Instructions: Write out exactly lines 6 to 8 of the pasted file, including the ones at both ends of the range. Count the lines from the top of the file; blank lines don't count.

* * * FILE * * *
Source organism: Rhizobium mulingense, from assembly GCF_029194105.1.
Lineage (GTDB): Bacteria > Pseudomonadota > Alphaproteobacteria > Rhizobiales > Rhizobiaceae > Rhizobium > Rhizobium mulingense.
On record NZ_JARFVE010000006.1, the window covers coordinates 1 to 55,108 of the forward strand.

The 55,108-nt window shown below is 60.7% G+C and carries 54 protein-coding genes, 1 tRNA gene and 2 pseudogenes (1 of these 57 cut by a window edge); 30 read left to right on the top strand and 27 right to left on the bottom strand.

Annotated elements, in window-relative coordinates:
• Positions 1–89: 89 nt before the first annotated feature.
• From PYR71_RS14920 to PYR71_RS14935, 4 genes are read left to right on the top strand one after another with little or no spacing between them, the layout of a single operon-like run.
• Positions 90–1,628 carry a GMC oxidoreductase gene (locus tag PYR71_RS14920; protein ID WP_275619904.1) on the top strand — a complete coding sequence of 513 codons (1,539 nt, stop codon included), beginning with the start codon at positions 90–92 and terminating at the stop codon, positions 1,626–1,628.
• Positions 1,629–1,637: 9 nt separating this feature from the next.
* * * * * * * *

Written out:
• Positions 1–89: 89 nt before the first annotated feature.
• From PYR71_RS14920 to PYR71_RS14935, 4 genes are read left to right on the top strand one after another with little or no spacing between them, the layout of a single operon-like run.
• Positions 90–1,628 carry a GMC oxidoreductase gene (locus tag PYR71_RS14920; protein ID WP_275619904.1) on the top strand — a complete coding sequence of 513 codons (1,539 nt, stop codon included), beginning with the start codon at positions 90–92 and terminating at the stop codon, positions 1,626–1,628.